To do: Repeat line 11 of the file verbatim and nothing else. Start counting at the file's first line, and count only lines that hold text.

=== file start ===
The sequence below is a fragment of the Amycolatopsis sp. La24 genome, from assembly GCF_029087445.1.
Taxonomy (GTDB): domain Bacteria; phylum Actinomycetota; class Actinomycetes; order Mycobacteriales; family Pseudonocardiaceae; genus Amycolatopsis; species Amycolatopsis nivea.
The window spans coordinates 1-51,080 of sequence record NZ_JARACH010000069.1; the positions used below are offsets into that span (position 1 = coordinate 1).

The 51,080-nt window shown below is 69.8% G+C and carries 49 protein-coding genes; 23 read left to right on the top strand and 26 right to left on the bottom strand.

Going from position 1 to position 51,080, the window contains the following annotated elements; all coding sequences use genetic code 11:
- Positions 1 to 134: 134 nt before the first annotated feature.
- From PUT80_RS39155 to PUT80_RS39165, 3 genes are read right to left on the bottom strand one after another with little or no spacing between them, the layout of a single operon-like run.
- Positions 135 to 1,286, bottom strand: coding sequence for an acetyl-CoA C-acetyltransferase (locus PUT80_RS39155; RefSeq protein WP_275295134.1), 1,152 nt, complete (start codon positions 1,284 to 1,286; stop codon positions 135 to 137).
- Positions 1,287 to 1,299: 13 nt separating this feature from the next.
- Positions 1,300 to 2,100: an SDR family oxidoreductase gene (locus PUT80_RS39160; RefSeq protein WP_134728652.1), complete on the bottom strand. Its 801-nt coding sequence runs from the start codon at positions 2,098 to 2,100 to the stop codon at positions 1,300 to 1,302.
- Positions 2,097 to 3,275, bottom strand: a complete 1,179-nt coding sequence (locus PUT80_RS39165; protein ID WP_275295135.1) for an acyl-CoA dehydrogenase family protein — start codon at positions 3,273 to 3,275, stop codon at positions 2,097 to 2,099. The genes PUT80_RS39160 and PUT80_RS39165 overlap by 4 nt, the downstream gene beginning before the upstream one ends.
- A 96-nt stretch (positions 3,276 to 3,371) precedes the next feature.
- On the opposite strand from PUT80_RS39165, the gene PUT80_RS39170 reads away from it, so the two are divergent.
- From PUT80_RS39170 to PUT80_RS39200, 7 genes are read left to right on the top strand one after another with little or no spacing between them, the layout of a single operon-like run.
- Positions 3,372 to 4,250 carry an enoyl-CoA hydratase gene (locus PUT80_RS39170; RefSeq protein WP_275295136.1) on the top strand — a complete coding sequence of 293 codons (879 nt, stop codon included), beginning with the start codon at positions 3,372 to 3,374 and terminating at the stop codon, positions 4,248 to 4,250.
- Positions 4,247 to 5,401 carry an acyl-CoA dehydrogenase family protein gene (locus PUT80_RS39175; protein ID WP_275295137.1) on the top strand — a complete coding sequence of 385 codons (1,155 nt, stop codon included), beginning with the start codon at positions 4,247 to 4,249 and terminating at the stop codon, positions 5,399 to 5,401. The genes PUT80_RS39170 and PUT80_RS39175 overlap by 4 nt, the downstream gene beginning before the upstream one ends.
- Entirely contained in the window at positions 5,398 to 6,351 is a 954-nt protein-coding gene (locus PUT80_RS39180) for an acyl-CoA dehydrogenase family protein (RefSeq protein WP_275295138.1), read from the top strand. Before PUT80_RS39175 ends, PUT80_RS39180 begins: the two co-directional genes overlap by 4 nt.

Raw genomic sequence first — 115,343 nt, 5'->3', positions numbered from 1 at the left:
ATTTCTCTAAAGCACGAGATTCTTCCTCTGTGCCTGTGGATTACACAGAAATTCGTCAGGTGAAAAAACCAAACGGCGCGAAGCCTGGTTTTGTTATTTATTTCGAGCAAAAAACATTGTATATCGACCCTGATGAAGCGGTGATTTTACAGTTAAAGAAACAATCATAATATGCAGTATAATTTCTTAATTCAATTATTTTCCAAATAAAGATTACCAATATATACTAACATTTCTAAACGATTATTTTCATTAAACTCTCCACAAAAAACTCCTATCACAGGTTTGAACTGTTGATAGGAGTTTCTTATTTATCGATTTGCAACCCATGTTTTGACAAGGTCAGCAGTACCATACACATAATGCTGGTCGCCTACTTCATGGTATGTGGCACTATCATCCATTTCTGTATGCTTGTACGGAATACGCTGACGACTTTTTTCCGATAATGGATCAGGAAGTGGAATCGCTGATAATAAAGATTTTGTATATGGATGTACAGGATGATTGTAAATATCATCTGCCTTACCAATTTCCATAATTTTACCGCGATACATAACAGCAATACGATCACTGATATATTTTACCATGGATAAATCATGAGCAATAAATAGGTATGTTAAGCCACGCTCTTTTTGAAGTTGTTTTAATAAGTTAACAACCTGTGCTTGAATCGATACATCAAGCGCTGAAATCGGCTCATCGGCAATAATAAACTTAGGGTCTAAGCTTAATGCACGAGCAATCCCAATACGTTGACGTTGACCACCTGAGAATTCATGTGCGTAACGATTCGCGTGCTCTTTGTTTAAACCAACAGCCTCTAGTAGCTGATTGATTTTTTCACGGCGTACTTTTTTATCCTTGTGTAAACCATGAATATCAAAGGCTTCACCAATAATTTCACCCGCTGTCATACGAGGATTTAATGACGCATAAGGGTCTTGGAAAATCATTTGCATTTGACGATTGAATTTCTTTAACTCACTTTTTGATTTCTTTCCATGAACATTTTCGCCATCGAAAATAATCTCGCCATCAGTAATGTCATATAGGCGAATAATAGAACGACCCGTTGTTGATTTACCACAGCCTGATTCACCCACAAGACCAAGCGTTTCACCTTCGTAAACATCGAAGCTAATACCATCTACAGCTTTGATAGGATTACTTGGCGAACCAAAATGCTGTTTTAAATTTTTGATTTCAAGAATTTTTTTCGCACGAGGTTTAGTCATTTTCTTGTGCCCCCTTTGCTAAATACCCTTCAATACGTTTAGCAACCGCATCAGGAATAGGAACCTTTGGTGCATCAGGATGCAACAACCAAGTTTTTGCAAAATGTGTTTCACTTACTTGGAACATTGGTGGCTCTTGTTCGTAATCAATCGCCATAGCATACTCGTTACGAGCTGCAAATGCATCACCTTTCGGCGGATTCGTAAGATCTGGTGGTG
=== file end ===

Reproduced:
- Positions 2,097 to 3,275, bottom strand: a complete 1,179-nt coding sequence (locus PUT80_RS39165; protein ID WP_275295135.1) for an acyl-CoA dehydrogenase family protein — start codon at positions 3,273 to 3,275, stop codon at positions 2,097 to 2,099. The genes PUT80_RS39160 and PUT80_RS39165 overlap by 4 nt, the downstream gene beginning before the upstream one ends.